What Business Owners Need to Know About Divorce
by Jennifer Hargrave and Jim Mueller
There is no doubt that divorce can have serious implications for a closely held business that is part of the marital estate. With wise counsel, and a team of trusted advisors, the negative implications of contested divorce can be minimized for the business owner. Several key principles apply to virtually any closely held business interest that is part of the marital estate.
Character counts. It is critical to determine whether the business interest is community or separate property because a court cannot divest a party of his or her separate property interest. The income generated from the business will generally be community property, even if the underlying business is separate property. If, however, the compensation received by the community is inadequate, the non-owner spouse may be able to recover on a claim for reimbursement for the spouse’s time, toil and talent. The business owner needs to know that capital contributions and retained earnings of a corporation or partnership (not a sole proprietorship) are considered property of the business, and cannot be characterized as separate or community property.
Entity interests. In a sole proprietorship, the business interest will consist of all the business property, minus any liabilities for the business. In a corporation, limited liability company or partnership, the “business interest” represents the right to receive a share of the profits and surpluses from the business. The corporation, LLC or partnership is deemed to “own” the business property—not the shareholders or partners—and the assets of the corporation or partnership are not characterized as community property or separate property. Unlike professional goodwill, business goodwill is an asset that belongs to the business, and will be valued as such. In the case of a professional practice, such as a law firm, much of the goodwill, if not all, will be deemed to be professional in nature.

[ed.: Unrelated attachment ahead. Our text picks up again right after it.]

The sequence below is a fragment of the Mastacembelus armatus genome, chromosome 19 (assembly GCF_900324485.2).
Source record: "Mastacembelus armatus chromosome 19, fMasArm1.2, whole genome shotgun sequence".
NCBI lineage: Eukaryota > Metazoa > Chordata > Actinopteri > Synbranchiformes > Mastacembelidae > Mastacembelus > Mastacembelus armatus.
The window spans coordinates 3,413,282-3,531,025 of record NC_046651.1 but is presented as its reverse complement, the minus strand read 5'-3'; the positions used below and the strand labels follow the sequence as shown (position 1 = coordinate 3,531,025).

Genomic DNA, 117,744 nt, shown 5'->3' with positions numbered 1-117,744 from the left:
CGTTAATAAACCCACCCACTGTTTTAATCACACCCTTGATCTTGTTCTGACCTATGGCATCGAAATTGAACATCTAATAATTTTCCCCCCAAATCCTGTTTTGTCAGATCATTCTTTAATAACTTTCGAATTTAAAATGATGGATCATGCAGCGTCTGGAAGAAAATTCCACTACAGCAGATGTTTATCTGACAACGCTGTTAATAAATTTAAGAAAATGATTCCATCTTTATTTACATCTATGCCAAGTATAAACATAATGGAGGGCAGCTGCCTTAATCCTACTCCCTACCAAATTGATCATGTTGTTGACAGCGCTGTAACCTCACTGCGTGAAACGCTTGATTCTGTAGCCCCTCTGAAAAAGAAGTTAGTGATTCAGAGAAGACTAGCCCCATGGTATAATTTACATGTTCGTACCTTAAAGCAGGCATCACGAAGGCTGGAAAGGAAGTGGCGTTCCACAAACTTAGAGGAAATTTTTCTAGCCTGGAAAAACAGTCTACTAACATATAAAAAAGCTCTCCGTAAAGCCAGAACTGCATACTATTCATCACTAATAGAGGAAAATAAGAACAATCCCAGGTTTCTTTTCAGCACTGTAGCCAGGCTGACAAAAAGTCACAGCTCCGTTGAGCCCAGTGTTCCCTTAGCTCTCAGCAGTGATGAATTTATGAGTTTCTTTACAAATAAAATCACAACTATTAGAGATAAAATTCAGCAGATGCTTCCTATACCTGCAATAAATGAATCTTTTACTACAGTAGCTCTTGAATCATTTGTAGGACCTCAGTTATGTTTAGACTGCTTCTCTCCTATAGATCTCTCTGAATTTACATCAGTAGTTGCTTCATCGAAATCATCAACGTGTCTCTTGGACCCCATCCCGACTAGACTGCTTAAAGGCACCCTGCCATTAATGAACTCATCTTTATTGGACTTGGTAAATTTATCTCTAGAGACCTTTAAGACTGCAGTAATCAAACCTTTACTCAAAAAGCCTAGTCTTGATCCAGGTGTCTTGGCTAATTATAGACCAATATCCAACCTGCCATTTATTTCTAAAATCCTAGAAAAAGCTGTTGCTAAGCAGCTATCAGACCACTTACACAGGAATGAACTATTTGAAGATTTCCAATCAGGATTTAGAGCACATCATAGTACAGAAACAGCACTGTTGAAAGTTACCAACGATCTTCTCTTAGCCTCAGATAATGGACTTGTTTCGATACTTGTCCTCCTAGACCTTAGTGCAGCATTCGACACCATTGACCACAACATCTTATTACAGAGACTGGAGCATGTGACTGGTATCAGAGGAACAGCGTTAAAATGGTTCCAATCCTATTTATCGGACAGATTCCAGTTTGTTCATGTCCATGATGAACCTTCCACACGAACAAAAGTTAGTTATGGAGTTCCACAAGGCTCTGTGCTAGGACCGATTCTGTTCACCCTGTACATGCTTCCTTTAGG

Core values. Valuation of a closely held business interest for tax or estate planning purposes is different than valuing a business in a divorce. The measure of value will be the price at which the property would change hands between a willing buyer and a willing seller. The business owner must ensure that the expert retained or appointed to value the business has the proper qualifications to value the specific business and is skilled at presenting complex calculations to judges who possess varying degrees of business training and experience.
Taxing concerns. While transfers incident to divorce may be nontaxable in most instances, that does not mean that transfers incident are without tax consequences—especially for the owner of a closely held business interest. The transfer must fit squarely within the IRS rules and regulations. While property transfers between spouses are generally treated as a gift, with the transferee taking the transferor’s basis, the parties have an opportunity to negotiate between them who will bear the greater tax burden based on the transferred basis of the divided assets.
Formality fundamentals. When the owner of the business has disregarded the corporate formalities, and used the business assets for personal purposes, the non-owner spouse may persuade the court to treat the business as the “alter ego” of the owner spouse. The consequences for doing so can be detrimental to the business owner who thought his or her business was protected from divorce court. Nobody knows more about the business practices of the owner of a closely-held business than his or her spouse. A complete lack of trust in the spouse’s business dealings often results in more community property funds being spent to track down witnesses, compel production of relevant records, and retain experts to trace and track transactions. Therefore, business owners who do not want the court to treat the assets of the business the same as all the other assets of the marriage are wise to observe the formalities of the corporate entity, keep corporate and individual property separated, and to ensure that the corporation is not used for personal purposes.
A business owner who desires to keep business operations out of the public courtroom is well served by ethical counsel, discreet transparency and good faith in the discovery and negotiation process. It is important for the business owner to keep in mind that they often have many more options in negotiating a division of the marital estate than does a court in dividing the interests of the parties. When confronting divorce, it is imperative that the business-owner spouse secure legal counsel who understands the sensitive financial, emotional and business issues facing the business owner.